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I am looking for a method to solve the matrix equation $$ DXa = Xb $$ where $D\in \mathbb{R}^{n\times n}$ is diagonal, $a, b\in \mathbb{R}^{n}$ and $X$ is the unknown orthogonal $n\times n$ matrix such that $X^TX = I$. The matrices $a$ and $b$ have unit norm, and $D$ has diagonal entries of unit magnitude, so that the matrix equation is consistent.

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This looks heavily underdetermined, as you want to solve $n$ equations for $n(n-1)/2$ variables. Is what you wrote really what you want? – Arnold Neumaier Nov 19 '12 at 11:57
Yes, it is underdetermined. For now, I am interested in finding any solution. – Victor Liu Nov 19 '12 at 13:09
Why do your conditions on $a$, $b$, and $D$ imply the consistency of the equations? For $n=1$ consistency already requires the additional condition $Da=b$. – Arnold Neumaier Nov 19 '12 at 15:14
All I meant was I believe that there should always be a solution. For me D is in practice something like +1, -1, +1, -1, ... on the diagonal. – Victor Liu Nov 19 '12 at 20:32

Generalizing Arnold's example, suppose $D = I$. Then the problem is to find an orthogonal $X$ satisfying $X(a-b) = 0$, which is possible only when $a = b$.

Interestingly, in 2D with $D = \text{diag}(1, -1)$, one can always find a plane rotation $X$ that does the job. Evidently the solvability for arbitrary unit-norm $a$, $b$ depends only on $D$. What is the general condition that makes the problem solvable? Is it something like $D$ has negative determinant, i.e., it has an odd number of -1's on the diagonal?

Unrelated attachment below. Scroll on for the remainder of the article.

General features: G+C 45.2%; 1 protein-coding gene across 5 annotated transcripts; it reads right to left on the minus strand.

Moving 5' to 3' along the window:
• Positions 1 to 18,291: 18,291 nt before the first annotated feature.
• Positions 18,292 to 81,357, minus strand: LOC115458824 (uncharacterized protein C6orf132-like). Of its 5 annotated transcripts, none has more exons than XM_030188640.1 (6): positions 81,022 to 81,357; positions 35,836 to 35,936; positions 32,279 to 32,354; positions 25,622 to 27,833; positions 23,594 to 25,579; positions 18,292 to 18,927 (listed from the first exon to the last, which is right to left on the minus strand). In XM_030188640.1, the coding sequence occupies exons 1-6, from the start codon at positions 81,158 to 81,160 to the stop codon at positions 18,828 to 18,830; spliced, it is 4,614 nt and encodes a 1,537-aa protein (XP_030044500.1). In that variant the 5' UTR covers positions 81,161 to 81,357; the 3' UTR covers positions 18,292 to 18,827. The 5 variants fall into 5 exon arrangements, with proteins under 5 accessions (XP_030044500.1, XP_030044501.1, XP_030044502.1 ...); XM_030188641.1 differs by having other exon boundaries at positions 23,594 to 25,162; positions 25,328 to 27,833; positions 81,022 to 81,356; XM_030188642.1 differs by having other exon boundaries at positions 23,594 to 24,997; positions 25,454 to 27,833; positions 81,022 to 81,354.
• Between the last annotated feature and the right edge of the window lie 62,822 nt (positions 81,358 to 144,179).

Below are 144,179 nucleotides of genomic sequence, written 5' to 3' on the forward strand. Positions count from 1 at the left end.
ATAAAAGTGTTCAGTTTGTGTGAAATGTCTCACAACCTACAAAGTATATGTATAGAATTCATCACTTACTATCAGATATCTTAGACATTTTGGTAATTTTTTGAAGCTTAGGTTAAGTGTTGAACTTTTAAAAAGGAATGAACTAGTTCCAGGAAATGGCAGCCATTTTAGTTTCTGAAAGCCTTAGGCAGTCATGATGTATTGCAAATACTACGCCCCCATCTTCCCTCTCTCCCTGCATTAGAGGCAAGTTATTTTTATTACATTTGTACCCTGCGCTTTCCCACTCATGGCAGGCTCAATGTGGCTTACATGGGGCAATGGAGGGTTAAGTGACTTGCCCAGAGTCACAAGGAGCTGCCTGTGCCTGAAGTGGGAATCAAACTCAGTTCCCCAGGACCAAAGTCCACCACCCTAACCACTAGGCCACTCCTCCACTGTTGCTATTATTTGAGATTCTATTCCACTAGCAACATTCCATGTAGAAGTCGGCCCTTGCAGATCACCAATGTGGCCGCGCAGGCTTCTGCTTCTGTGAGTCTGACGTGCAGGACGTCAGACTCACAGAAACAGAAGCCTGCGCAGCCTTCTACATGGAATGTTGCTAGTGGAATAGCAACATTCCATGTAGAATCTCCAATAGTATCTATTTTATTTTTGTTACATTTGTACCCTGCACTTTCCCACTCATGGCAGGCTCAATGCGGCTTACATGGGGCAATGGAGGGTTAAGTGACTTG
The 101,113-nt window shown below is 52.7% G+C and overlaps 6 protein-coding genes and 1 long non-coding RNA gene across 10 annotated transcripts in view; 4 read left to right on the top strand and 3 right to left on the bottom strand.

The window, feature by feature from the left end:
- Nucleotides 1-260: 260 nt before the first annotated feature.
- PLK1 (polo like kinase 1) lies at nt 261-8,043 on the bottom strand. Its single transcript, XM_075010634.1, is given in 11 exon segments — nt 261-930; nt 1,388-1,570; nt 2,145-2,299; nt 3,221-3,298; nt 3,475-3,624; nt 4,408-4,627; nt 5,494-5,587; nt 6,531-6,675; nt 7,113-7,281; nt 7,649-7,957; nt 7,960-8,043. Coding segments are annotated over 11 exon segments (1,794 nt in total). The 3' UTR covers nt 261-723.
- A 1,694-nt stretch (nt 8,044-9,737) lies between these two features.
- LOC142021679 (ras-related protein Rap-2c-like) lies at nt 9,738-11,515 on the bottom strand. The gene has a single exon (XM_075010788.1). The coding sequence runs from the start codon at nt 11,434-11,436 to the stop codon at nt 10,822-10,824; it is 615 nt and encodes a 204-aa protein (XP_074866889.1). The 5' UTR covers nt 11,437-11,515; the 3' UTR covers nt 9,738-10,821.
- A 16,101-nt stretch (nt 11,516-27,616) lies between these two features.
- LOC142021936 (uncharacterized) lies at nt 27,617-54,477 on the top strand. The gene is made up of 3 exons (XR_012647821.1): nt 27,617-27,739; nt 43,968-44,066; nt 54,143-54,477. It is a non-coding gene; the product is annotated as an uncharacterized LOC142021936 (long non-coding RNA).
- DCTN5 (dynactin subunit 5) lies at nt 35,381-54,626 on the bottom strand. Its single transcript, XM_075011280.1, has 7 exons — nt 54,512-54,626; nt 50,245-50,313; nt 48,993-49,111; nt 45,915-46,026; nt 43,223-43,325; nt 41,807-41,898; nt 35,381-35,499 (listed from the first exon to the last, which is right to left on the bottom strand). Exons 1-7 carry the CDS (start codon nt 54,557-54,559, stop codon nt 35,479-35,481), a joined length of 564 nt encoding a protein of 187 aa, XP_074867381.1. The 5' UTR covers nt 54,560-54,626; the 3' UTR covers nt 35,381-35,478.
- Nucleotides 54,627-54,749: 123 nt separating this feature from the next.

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In your example, if we generalize from dimension two to dimension $2n$, with $D = \mathrm{diag}(I,-I)$, is it still always possible? Because that is essentially the problem I have (I think for me the dimension is actually $2n+1$ with the $I$ block being of size 1 larger than the $-I$ block). – Victor Liu Nov 22 '12 at 7:36

Your belief that there should always be a solution is wrong for $n=1$ if $D=a=1$ and $b=-1$, which satisfies all your requirements.

Thus it seems unlikely that one can say anything in general.

Posing the linear and the orthogonality constraint as a least squares problems in the Frobenius norm, and submitting it to an unconstrained optimization routine is probably the only thing one can do.

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What I meant was I believe the input data should always be consistent. I was thinking there is a variation of Gram-Schmidt that can make this work, but I can't seem to figure it out. – Victor Liu Nov 19 '12 at 21:15

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